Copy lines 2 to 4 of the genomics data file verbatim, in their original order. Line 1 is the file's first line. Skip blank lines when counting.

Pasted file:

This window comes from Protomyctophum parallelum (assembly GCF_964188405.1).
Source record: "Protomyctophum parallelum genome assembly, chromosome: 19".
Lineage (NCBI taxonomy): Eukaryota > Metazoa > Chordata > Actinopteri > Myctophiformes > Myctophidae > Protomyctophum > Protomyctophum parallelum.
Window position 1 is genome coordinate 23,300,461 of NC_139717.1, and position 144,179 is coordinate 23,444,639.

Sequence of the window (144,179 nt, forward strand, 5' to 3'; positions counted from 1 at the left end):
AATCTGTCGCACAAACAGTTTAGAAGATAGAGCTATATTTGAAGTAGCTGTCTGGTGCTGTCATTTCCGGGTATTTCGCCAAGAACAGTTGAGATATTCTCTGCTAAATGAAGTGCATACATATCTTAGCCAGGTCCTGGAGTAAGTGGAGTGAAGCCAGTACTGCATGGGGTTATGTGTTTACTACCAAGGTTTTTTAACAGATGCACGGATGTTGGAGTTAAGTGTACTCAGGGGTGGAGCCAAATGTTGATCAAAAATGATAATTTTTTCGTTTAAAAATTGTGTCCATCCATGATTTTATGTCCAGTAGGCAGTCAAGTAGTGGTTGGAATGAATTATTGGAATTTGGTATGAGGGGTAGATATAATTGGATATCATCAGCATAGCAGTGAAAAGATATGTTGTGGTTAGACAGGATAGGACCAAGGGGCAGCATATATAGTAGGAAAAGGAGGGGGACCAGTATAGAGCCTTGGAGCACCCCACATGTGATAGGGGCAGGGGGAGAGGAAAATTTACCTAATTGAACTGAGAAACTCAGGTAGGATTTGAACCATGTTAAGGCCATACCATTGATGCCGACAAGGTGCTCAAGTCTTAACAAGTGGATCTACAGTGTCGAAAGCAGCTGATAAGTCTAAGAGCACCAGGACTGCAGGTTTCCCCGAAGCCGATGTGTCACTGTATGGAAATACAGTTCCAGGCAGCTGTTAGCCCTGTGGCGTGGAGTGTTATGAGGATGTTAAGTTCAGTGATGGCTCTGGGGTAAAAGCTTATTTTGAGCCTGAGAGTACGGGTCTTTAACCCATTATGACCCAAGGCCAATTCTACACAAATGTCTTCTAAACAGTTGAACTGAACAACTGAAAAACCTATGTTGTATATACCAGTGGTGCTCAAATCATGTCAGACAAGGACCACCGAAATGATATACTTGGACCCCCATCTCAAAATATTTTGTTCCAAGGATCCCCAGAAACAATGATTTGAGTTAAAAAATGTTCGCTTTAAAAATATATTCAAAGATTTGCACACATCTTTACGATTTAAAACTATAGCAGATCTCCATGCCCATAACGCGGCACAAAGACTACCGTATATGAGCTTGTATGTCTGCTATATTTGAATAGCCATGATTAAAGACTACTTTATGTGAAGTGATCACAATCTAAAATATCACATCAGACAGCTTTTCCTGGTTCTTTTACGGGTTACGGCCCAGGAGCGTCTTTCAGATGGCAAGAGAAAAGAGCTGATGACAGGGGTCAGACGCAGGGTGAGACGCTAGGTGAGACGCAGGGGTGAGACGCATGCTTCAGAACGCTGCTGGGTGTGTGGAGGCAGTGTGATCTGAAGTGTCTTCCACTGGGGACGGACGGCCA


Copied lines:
Source record: "Protomyctophum parallelum genome assembly, chromosome: 19".
Lineage (NCBI taxonomy): Eukaryota > Metazoa > Chordata > Actinopteri > Myctophiformes > Myctophidae > Protomyctophum > Protomyctophum parallelum.
Window position 1 is genome coordinate 23,300,461 of NC_139717.1, and position 144,179 is coordinate 23,444,639.